The Legend of Vox Machina

Directed by: Young Heller, Alicia Chan, Stanley von Medvey
Distributed by: Amazon Studios

Written by Anna Harrison


The mere existence of “The Legend of Vox Machina” reads like something out of a fairytale: once upon a time, a group of self-professed “nerdy-ass voice actors” gathered around to celebrate Liam O’Brien’s birthday by playing Dungeons and Dragons, and the game, led by Dungeon Master Matthew Mercer, was such a success that the group kept going. On an off chance, professional nerd Felicia Day heard about the campaign and invited the group to livestream their sessions via Geek and Sundry, and so Critical Role was born. Now its own company and on Dungeons and Dragons campaign number three, Critical Role has become a bonafide sensation, but not even their most rabid fans could have predicted the results of a Kickstarter launched in 2019.

Wishing to crowdfund one 22-minute episode titled “Critical Role: The Legend of Vox Machina Animated Special,” the team set a goal of raising $750,000 over 45 days. Within an hour, the campaign had amassed over a million dollars, and a bigger goal began to take form: an entire animated series. In the end, a month-and-a-half later, over $11 million dollars had been raised, Critical Role had smashed Kickstarter records, and Amazon swooped in to grant two seasons of 12 episodes, birthing “The Legend of Vox Machina” as we see it today.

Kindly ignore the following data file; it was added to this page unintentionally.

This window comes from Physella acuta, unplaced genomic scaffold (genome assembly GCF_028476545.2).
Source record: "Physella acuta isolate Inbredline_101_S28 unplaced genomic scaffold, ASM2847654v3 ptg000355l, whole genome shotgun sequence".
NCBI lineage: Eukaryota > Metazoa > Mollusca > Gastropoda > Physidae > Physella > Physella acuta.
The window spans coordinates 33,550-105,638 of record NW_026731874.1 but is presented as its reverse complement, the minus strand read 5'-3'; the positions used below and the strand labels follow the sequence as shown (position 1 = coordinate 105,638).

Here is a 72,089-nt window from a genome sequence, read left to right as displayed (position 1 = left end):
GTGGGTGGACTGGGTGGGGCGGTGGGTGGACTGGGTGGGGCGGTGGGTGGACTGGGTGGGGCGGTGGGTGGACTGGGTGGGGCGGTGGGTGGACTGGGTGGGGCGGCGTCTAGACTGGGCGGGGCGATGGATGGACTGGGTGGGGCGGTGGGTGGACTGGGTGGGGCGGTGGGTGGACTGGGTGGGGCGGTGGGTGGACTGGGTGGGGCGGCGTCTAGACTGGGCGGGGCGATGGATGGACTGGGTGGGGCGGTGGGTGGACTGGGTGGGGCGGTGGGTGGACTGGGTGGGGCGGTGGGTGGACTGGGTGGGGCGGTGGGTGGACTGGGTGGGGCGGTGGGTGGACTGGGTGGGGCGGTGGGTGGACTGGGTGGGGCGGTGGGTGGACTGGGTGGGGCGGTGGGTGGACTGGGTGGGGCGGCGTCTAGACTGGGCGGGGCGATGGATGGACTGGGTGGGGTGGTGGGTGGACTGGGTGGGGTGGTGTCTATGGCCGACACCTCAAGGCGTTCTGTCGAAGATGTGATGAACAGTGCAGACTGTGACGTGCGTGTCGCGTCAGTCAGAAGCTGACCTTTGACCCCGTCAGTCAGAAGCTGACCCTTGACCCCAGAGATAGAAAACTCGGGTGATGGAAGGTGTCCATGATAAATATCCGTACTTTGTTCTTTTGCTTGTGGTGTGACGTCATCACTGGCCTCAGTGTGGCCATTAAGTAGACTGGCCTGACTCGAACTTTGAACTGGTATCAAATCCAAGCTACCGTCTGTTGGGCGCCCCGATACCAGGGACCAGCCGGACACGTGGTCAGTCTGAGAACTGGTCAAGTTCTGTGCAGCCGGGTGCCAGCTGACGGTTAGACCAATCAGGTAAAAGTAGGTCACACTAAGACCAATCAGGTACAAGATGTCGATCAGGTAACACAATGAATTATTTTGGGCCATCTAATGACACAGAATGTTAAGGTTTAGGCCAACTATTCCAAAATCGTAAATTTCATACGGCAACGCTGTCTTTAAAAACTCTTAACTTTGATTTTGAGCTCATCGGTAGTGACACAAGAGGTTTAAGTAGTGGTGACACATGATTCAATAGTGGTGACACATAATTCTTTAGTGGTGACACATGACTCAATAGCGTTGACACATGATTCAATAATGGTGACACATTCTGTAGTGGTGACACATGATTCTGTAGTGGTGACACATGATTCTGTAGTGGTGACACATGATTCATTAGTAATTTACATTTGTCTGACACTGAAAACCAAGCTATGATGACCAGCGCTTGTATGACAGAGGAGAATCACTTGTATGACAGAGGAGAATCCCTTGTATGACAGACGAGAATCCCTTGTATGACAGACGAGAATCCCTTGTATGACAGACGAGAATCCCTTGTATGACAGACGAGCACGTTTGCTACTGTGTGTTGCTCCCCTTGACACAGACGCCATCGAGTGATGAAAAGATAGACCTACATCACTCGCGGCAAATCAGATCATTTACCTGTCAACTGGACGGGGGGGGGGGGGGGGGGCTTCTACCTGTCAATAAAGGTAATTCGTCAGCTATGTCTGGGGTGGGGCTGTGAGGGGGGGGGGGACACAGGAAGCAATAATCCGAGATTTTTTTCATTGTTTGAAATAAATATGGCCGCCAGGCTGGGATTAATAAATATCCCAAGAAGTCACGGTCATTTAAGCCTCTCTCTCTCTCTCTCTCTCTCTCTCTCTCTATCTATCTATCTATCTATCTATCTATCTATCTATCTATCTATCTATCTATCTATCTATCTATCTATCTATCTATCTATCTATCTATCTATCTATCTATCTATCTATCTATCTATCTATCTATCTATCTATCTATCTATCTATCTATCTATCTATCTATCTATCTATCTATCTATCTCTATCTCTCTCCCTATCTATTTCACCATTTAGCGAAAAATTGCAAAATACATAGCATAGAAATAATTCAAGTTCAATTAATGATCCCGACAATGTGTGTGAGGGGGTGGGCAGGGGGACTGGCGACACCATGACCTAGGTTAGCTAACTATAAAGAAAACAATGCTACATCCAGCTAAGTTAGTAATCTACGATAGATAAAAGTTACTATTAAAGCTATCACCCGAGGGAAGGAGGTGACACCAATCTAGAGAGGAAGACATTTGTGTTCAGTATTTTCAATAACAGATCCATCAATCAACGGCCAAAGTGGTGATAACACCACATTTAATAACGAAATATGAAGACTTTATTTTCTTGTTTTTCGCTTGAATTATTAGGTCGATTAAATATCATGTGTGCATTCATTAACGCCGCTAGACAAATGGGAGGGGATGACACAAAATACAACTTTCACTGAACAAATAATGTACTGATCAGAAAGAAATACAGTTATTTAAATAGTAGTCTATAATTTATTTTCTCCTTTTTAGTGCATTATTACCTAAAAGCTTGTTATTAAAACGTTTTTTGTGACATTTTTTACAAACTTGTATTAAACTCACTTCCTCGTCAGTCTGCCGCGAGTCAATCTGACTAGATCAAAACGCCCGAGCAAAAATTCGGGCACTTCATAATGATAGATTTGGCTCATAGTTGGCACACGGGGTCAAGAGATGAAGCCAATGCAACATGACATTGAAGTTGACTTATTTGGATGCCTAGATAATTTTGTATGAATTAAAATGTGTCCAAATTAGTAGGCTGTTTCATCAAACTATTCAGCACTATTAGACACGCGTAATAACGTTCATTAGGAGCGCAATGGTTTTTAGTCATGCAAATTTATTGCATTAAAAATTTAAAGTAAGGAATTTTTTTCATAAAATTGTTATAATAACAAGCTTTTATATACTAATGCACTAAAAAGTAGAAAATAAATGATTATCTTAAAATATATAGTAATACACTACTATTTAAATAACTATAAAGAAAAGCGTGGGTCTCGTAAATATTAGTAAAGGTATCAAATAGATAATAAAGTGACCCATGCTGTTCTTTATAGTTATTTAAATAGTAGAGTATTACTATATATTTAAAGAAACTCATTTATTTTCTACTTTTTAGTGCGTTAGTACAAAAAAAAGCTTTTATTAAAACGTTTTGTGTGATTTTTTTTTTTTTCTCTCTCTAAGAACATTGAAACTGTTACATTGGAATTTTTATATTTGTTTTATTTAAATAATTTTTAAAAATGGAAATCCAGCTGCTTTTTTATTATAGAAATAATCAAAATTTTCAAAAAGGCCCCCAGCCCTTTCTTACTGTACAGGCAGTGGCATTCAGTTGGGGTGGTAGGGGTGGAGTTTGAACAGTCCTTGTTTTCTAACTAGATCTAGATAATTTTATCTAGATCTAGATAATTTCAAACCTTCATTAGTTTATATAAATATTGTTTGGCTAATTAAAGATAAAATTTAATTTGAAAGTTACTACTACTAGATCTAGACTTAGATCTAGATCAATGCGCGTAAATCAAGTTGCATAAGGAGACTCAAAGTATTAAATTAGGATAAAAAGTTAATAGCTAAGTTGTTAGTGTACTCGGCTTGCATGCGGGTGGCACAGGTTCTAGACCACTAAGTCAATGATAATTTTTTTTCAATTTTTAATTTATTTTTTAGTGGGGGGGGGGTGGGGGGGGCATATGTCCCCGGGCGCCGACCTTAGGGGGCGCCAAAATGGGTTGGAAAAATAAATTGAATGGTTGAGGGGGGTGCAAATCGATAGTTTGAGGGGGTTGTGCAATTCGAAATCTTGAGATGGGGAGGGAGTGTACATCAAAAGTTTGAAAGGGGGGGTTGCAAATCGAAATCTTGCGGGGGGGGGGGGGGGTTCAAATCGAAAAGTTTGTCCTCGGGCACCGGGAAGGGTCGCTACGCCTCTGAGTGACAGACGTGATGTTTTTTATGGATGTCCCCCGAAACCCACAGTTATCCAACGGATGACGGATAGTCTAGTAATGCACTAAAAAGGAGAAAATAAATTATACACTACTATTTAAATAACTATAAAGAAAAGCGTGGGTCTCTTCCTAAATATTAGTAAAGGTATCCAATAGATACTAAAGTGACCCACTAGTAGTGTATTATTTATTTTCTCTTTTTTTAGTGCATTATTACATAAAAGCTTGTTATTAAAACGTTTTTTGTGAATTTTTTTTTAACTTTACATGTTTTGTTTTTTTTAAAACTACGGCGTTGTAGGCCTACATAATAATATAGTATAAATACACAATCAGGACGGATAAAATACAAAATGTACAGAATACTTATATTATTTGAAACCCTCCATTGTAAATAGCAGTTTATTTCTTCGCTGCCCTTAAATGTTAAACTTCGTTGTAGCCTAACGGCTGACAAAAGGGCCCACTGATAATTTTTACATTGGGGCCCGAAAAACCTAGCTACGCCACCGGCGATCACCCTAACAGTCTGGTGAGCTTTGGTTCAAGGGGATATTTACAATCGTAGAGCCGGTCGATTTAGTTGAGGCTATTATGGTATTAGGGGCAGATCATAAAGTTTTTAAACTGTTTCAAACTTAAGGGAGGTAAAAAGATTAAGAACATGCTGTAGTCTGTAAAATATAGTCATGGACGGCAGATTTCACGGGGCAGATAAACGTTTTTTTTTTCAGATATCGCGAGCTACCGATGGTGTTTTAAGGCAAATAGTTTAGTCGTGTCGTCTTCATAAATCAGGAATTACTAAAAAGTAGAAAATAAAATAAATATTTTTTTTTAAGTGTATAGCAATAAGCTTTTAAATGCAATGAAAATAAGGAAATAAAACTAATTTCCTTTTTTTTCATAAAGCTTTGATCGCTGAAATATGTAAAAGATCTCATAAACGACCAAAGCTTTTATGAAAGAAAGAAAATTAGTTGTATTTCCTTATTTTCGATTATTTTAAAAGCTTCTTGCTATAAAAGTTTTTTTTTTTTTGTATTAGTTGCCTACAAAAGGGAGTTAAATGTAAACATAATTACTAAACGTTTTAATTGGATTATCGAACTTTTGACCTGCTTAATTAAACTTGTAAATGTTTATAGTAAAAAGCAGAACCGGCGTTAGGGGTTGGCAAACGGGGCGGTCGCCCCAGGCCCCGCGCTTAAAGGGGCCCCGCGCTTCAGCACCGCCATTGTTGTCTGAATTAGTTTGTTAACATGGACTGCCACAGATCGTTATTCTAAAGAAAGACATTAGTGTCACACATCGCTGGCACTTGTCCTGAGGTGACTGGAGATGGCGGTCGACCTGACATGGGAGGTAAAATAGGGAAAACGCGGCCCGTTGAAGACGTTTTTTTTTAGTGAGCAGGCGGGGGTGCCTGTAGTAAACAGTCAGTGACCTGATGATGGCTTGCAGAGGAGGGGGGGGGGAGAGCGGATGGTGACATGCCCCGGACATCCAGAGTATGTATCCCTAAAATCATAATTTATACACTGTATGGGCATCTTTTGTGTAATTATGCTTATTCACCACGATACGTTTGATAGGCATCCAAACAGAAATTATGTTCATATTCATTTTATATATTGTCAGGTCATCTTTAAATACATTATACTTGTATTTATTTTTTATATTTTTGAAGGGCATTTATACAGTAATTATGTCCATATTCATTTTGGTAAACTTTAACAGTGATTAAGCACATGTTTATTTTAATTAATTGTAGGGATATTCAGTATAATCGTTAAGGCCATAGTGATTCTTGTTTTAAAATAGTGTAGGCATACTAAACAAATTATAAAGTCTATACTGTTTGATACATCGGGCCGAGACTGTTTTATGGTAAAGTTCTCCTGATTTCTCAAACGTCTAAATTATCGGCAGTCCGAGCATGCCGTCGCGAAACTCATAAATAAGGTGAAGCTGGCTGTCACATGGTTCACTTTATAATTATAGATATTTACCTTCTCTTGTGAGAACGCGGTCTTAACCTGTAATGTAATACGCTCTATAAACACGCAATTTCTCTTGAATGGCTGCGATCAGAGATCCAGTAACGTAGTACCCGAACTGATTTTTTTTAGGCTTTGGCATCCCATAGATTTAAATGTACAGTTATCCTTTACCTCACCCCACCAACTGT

I, like many others, found new hobbies over the pandemic, one of them being Dungeons and Dragons, though admittedly I have not found time to watch all 115 three- to four-hour long episodes of Critical Role’s first campaign, on which “The Legend of Vox Machina” is based, and have only passing knowledge of its events (I have, however, begun to watch campaign three as it airs, since I am a very cool person who does very cool things); luckily, no prior knowledge of the campaign or even of Dungeons and Dragons is required, though inside jokes are littered aplenty within the show—shots of rocks that look like 20-sided dice, Mercer’s likeness appearing in every episode, and running gags about the constant bad luck associated with opening doors.

A strong stomach most definitely is required, however, since “The Legend of Vox Machina” doesn’t shy away from the violence or profanity that so often appears at Dungeons and Dragons tables: we meet our erstwhile heroes drinking themselves into a stupor and getting into bar fights that end with loss of limbs for their unlucky victims, and while the characters’ manners may improve over the course of the series, the violence and foul language remains (as it should). The titular Vox Machina consists of half-elf druid Keyleth (Marisha Ray), socially awkward and unsure of herself; gnome cleric Pike (Ashley Johnson), struggling with her faith; gnome bard Scanlan (Sam Riegel), constantly looking to get laid; goliath barbarian Grog (Travis Willingham), who has far more brawn than brains; human gunslinger Percy (Taliesin Jaffe), silent and murderous; and the half-elf twins, ranger and erstwhile Vex’ahlia (Laura Bailey) and rogue with a heart of gold Vax’ildan (Liam O’Brien). Do the words “druid” or “ranger” mean next to nothing to you? Not a problem! There’s no technical discussion of what class each character is, hit points, armor class, or any of that stuff—you can just sit back and watch Keyleth talk to plants and Vax’ildan throw some psychic daggers, or you can analyze their each and every move and try to line it up with your Player’s Handbook. Whatever floats your boat.